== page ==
The fate of Cosco Corp has now been sealed. China Cosco Shipping Corp, the parent company, is acquiring of Cosco Corp (Singapore)’s shipyard business in Dalian and Nantong. While the details have not been released but this is probable course of action after years-and-years of non performance.
Cosco Corp was listed in great fanfare in early 2006. Personally, I do not know the IPO price for this stock, but a check of the 1st day trading price was between $1.15 and $1.17. (Based on the sentiments at that time, I would expect the IPO to be around $0.80.) Throughout 2006 and into the last quarter of 2007 before the global financial crisis, the share price went up all the time hitting a high of $8.05 on 18 October 2007. But it went downhill to around $1 by January 2009 in the middle of the global financial crisis. At the point of writing, the share price is at $0.32. The counter was suspended when the share price was at $0.28 pending the announcement of the buy-out. It has since climbed about 4 cents perhaps, perhaps in anticipation that the parent company will make a premium over the share price in the buy-out proposal.
Fundamentally, Cosco is not doing well at all. Its cash flow is always negative year after year and has been a net borrower since I start tracking it in 2009. Basically, the profits recorded in the early years were supported by borrowing, and not by its intrinsic operations. As it turns out, the borrowing cost becomes so heavy that it eats into the profit of the business causing it to suffer losses for the two financial years FY2015 and FY2016. In fact, the cash flow and borrowing were bad enough that I had pointed out in my posts a few years ago that it might do the shareholders a great favour by selling all its assets and return the funds to the shareholders. (Of course, it is not likely they will do that as it is a subsidiary of a big giant!) It is no point to be in business when it gets into losses projects after projects. The foray into the oil rig business a few years ago was a clear-cut mismanagement. The learning curve was far too steep. Just because it saw Sembcorp and Keppel Corp were doing oil rigs, it also wanted to get a hand in it. But the timing was far too wrong. While it is still on its learning path, the oil price crashed and all the oil rig businesses were wiped out. In fact, it is the only company that I have seen so far that it had suffered two years of negative gross profit (I really mean negative gross profit). This means that in a very simplified way, the project price offered to customers is not even able to cover the direct costs for those projects. This also means that it is almost certain that the business will suffer a loss in view of other overhead and financial costs. To date, it has negative retained profits. It means that the undistributed profits that it managed to accumulate in the good years were wiped out in these two years of losses. In the eight years of listing in Singapore, the business retained an accumulated loss.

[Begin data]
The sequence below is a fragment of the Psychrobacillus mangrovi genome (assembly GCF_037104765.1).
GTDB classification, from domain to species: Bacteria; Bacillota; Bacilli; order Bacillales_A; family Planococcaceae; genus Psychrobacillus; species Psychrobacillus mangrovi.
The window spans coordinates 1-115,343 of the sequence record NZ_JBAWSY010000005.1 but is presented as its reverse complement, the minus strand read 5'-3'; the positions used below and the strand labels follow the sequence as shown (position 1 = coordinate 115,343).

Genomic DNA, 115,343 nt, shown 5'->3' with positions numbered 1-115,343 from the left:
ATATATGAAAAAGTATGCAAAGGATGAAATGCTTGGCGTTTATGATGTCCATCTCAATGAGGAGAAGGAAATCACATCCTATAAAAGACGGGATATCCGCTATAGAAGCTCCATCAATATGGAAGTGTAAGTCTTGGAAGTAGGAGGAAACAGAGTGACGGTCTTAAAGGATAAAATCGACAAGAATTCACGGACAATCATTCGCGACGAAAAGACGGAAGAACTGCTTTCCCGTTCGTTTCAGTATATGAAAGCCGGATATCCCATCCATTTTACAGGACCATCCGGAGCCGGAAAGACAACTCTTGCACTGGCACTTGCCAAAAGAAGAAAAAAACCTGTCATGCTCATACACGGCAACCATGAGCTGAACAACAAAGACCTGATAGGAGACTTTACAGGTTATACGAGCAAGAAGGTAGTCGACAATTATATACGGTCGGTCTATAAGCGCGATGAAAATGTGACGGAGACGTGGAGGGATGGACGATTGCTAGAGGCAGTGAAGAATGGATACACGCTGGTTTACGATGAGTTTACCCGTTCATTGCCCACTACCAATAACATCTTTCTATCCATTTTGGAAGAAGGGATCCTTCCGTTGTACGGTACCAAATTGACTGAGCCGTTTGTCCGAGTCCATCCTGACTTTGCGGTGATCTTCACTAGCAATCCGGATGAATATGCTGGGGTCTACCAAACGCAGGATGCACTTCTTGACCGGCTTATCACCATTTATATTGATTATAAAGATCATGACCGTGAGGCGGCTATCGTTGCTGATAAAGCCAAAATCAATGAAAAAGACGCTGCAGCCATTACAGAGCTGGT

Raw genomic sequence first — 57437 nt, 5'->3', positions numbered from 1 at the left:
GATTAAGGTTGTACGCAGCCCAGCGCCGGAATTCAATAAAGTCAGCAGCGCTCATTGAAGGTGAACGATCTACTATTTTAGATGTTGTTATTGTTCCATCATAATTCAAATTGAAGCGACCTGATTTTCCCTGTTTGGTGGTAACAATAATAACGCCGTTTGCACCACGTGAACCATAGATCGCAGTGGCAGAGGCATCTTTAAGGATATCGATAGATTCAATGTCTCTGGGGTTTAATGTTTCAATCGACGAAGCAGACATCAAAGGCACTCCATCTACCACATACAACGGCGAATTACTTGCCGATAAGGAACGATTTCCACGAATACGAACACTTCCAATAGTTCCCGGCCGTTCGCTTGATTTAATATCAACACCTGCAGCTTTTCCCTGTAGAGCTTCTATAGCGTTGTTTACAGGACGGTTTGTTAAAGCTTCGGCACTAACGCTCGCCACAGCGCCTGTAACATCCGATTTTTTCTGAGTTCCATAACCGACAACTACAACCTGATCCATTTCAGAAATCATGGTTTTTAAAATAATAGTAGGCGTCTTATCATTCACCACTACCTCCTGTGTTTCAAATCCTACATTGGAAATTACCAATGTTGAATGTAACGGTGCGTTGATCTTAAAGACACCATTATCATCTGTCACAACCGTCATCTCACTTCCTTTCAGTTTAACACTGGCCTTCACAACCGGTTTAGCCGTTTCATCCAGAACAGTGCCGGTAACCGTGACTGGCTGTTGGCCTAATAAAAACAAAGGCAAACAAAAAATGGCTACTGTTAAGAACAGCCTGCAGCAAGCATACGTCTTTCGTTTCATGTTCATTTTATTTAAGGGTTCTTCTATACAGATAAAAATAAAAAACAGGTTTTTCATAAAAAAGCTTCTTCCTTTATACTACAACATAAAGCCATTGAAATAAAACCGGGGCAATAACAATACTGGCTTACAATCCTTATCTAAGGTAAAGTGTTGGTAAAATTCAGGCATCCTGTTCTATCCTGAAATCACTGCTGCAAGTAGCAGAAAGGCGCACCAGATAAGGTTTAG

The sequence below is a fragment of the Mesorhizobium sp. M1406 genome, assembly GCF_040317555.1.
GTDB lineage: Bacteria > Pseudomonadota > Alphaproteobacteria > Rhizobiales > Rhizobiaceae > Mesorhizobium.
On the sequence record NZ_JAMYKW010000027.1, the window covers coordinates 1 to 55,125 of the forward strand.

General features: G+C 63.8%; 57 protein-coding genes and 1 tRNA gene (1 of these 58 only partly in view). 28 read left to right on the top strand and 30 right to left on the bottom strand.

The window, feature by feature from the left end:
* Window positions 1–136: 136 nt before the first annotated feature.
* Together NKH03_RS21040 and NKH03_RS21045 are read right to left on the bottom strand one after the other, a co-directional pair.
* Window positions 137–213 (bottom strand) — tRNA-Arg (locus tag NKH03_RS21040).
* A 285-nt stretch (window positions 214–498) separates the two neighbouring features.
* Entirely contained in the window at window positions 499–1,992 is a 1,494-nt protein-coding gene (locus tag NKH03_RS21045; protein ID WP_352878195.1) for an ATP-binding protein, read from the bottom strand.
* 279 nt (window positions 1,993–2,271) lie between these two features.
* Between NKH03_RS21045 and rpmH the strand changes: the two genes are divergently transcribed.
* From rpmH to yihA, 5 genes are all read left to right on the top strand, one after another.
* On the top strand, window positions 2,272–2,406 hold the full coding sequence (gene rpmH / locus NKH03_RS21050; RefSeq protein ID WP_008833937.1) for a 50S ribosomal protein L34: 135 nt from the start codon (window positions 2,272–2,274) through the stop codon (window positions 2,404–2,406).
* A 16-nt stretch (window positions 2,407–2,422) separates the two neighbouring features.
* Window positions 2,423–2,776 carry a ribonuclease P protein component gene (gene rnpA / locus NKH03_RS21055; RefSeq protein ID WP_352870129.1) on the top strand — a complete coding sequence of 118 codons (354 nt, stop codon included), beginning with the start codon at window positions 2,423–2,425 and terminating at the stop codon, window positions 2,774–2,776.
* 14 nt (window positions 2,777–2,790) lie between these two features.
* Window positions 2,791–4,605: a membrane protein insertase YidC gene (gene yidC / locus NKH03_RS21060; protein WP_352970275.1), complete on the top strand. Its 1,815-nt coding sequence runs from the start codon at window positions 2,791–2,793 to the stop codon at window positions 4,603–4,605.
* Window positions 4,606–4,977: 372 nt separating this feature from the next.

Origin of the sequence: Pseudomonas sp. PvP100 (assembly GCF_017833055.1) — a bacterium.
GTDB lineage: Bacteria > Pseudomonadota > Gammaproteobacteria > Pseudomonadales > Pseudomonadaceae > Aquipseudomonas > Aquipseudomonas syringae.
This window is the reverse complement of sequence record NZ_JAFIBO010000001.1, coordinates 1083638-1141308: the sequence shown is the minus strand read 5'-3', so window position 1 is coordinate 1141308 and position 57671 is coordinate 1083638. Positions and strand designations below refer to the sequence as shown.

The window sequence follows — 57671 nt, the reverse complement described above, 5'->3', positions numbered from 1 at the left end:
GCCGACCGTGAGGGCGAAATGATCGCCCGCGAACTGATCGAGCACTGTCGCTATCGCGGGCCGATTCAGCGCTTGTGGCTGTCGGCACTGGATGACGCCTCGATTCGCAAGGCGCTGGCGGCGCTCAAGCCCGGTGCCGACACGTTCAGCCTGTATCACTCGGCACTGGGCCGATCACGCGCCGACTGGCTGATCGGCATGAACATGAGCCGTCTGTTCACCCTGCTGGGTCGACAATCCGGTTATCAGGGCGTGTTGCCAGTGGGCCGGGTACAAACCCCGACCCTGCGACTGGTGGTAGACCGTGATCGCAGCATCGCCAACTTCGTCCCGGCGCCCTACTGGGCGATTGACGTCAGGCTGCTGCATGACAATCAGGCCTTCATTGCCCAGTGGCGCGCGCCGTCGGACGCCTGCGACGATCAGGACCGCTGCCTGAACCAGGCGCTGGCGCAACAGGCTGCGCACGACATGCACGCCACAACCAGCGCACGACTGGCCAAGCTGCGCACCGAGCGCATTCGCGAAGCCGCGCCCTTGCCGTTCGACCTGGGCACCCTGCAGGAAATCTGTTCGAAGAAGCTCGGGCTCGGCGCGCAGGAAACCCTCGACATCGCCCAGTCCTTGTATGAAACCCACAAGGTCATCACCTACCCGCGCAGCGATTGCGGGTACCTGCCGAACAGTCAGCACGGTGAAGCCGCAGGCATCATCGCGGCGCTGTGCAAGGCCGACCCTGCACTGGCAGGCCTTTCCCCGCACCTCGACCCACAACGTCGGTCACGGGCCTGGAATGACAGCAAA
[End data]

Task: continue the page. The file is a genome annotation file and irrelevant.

Unfortunately, for the investors and existing minority shareholders, there is no much to expect from such a business that goes wrong all the time. However, it may not be all bad for the parent company. Depending on how the share are structured and priced during IPO, they may even gain the difference in view of its current dogging share price. They may have the last laugh after all.
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Brennen has been investing in the stock market for 27 years. He trains occasionally and is a managing partner for BP Wealth Learning Centre. He is also the author of the book – “Building Wealth Together Through Stocks” which is available in both soft and hardcopy.